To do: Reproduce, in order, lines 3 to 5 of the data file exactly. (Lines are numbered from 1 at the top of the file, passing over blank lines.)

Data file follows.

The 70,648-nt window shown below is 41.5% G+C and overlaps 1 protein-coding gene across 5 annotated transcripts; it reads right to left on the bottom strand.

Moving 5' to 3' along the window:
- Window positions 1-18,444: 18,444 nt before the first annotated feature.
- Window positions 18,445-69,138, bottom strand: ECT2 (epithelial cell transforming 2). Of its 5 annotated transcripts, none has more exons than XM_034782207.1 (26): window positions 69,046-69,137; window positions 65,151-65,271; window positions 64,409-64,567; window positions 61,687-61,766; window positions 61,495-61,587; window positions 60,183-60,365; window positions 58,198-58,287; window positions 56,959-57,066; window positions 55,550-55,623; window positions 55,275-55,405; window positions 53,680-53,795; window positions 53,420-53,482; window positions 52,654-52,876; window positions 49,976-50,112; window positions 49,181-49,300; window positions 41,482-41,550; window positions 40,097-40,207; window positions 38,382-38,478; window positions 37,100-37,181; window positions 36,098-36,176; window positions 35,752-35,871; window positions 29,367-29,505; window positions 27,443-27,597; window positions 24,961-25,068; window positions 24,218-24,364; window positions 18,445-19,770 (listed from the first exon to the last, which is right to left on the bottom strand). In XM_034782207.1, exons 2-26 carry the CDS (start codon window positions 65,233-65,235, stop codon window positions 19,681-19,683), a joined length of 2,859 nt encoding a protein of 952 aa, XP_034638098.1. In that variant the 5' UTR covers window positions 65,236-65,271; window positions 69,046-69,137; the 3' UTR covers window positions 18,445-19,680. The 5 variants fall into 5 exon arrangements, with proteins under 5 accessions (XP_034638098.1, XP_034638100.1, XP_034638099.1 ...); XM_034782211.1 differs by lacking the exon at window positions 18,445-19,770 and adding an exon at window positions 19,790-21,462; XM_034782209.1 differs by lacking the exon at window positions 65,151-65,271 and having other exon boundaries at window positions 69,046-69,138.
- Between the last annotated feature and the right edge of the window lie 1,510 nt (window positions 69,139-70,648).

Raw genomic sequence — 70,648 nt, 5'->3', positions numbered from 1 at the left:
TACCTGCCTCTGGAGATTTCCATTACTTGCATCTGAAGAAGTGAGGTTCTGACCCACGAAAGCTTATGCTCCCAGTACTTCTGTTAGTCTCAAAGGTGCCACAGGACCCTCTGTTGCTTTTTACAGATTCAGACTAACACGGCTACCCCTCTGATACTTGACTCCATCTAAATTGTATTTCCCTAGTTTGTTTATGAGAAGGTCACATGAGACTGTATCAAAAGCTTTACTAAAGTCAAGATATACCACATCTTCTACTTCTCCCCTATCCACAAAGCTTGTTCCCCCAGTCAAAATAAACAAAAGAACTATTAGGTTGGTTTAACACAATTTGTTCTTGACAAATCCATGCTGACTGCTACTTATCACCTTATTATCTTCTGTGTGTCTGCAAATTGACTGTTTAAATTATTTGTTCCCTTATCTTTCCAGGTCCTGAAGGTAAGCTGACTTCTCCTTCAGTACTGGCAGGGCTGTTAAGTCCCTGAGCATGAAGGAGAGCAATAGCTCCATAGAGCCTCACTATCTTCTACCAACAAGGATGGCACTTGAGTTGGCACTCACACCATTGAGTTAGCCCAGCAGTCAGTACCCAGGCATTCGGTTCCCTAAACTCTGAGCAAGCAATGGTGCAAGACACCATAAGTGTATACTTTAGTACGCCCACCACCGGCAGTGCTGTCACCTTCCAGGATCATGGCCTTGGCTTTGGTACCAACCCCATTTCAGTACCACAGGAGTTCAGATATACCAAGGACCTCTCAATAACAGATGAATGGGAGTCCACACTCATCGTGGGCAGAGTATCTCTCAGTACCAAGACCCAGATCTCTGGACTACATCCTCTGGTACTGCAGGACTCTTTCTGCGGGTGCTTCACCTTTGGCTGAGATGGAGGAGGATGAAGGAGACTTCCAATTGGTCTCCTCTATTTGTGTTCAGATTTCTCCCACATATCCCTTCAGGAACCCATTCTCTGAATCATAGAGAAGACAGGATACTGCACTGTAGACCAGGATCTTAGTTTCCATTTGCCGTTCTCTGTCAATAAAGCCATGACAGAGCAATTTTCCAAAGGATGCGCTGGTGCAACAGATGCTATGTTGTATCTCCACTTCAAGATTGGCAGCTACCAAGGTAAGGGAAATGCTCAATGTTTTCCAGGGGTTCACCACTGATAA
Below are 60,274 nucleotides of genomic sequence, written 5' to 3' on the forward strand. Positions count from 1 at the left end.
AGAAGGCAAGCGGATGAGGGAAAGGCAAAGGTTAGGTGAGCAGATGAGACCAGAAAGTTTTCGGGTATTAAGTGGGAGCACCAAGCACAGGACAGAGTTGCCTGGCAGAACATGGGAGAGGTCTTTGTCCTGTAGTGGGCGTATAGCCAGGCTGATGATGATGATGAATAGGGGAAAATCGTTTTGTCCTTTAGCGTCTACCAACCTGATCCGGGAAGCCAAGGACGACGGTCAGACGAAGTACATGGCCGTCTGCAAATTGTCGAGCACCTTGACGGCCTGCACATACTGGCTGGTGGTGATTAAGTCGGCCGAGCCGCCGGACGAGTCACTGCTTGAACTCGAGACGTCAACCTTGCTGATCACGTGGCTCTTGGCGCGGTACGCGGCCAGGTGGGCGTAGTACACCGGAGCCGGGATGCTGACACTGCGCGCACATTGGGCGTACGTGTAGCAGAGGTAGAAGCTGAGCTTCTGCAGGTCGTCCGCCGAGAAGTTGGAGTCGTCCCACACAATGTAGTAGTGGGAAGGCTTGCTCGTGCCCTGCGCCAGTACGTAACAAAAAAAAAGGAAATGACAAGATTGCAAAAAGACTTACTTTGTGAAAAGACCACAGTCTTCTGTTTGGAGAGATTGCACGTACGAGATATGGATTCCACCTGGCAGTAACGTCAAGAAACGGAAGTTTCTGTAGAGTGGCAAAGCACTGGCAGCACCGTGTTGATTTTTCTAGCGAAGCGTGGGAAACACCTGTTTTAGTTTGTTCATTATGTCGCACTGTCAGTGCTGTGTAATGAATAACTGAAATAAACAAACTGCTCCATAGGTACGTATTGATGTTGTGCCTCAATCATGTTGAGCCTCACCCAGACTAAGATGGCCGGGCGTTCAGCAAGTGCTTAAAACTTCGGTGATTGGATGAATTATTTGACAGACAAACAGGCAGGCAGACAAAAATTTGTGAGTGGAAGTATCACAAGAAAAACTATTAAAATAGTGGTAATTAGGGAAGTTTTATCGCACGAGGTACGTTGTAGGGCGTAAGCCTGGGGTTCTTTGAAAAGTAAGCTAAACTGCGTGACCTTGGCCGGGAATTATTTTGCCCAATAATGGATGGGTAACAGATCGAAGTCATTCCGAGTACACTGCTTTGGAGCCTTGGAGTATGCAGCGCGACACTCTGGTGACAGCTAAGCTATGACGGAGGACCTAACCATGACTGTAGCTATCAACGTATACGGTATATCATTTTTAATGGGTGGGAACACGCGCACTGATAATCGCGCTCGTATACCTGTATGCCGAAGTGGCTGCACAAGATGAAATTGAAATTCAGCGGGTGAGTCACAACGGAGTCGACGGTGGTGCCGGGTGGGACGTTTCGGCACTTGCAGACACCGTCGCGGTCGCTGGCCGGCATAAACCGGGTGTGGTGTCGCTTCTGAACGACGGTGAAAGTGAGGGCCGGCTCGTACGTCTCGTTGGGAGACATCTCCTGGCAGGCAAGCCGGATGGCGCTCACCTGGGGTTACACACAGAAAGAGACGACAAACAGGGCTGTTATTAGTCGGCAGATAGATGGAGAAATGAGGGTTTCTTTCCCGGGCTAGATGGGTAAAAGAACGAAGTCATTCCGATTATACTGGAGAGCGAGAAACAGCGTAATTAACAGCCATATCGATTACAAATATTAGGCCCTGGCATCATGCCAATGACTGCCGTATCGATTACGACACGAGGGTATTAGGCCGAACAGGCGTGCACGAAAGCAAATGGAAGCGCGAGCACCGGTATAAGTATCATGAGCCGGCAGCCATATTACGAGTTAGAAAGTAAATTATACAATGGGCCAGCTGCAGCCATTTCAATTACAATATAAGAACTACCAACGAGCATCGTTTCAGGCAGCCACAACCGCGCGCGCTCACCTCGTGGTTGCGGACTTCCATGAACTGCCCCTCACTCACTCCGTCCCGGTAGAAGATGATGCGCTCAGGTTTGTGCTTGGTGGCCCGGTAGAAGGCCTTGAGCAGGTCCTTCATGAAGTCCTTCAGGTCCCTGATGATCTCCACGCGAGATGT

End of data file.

- Window positions 1-18,444: 18,444 nt before the first annotated feature.
- Window positions 18,445-69,138, bottom strand: ECT2 (epithelial cell transforming 2). Of its 5 annotated transcripts, none has more exons than XM_034782207.1 (26): window positions 69,046-69,137; window positions 65,151-65,271; window positions 64,409-64,567; window positions 61,687-61,766; window positions 61,495-61,587; window positions 60,183-60,365; window positions 58,198-58,287; window positions 56,959-57,066; window positions 55,550-55,623; window positions 55,275-55,405; window positions 53,680-53,795; window positions 53,420-53,482; window positions 52,654-52,876; window positions 49,976-50,112; window positions 49,181-49,300; window positions 41,482-41,550; window positions 40,097-40,207; window positions 38,382-38,478; window positions 37,100-37,181; window positions 36,098-36,176; window positions 35,752-35,871; window positions 29,367-29,505; window positions 27,443-27,597; window positions 24,961-25,068; window positions 24,218-24,364; window positions 18,445-19,770 (listed from the first exon to the last, which is right to left on the bottom strand). In XM_034782207.1, exons 2-26 carry the CDS (start codon window positions 65,233-65,235, stop codon window positions 19,681-19,683), a joined length of 2,859 nt encoding a protein of 952 aa, XP_034638098.1. In that variant the 5' UTR covers window positions 65,236-65,271; window positions 69,046-69,137; the 3' UTR covers window positions 18,445-19,680. The 5 variants fall into 5 exon arrangements, with proteins under 5 accessions (XP_034638098.1, XP_034638100.1, XP_034638099.1 ...); XM_034782211.1 differs by lacking the exon at window positions 18,445-19,770 and adding an exon at window positions 19,790-21,462; XM_034782209.1 differs by lacking the exon at window positions 65,151-65,271 and having other exon boundaries at window positions 69,046-69,138.
- Between the last annotated feature and the right edge of the window lie 1,510 nt (window positions 69,139-70,648).